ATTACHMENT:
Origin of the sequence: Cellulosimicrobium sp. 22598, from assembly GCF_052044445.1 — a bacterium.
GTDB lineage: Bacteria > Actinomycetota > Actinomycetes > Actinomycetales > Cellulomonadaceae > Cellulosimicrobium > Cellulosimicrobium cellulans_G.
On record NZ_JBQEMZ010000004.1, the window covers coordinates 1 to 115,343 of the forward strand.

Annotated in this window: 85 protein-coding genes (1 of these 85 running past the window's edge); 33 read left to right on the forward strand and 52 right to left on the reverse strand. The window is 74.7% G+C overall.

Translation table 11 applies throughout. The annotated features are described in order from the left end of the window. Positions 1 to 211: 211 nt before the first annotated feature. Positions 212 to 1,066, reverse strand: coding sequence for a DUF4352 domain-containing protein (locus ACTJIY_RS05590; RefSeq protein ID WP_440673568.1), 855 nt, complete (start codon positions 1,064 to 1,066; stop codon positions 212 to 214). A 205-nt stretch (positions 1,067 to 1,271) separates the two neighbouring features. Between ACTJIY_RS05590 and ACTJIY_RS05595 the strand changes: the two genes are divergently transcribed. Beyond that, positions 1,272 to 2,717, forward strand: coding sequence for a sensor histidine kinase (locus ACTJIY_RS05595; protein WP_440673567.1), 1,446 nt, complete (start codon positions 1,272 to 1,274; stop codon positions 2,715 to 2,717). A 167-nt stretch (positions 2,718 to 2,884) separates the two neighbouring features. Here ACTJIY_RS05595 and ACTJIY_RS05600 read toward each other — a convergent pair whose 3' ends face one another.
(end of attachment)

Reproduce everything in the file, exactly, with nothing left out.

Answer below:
Origin of the sequence: Cellulosimicrobium sp. 22598, from assembly GCF_052044445.1 — a bacterium.
GTDB lineage: Bacteria > Actinomycetota > Actinomycetes > Actinomycetales > Cellulomonadaceae > Cellulosimicrobium > Cellulosimicrobium cellulans_G.
On record NZ_JBQEMZ010000004.1, the window covers coordinates 1 to 115,343 of the forward strand.

Annotated in this window: 85 protein-coding genes (1 of these 85 running past the window's edge); 33 read left to right on the forward strand and 52 right to left on the reverse strand. The window is 74.7% G+C overall.

Translation table 11 applies throughout. The annotated features are described in order from the left end of the window. Positions 1 to 211: 211 nt before the first annotated feature. Positions 212 to 1,066, reverse strand: coding sequence for a DUF4352 domain-containing protein (locus ACTJIY_RS05590; RefSeq protein ID WP_440673568.1), 855 nt, complete (start codon positions 1,064 to 1,066; stop codon positions 212 to 214). A 205-nt stretch (positions 1,067 to 1,271) separates the two neighbouring features. Between ACTJIY_RS05590 and ACTJIY_RS05595 the strand changes: the two genes are divergently transcribed. Beyond that, positions 1,272 to 2,717, forward strand: coding sequence for a sensor histidine kinase (locus ACTJIY_RS05595; protein WP_440673567.1), 1,446 nt, complete (start codon positions 1,272 to 1,274; stop codon positions 2,715 to 2,717). A 167-nt stretch (positions 2,718 to 2,884) separates the two neighbouring features. Here ACTJIY_RS05595 and ACTJIY_RS05600 read toward each other — a convergent pair whose 3' ends face one another.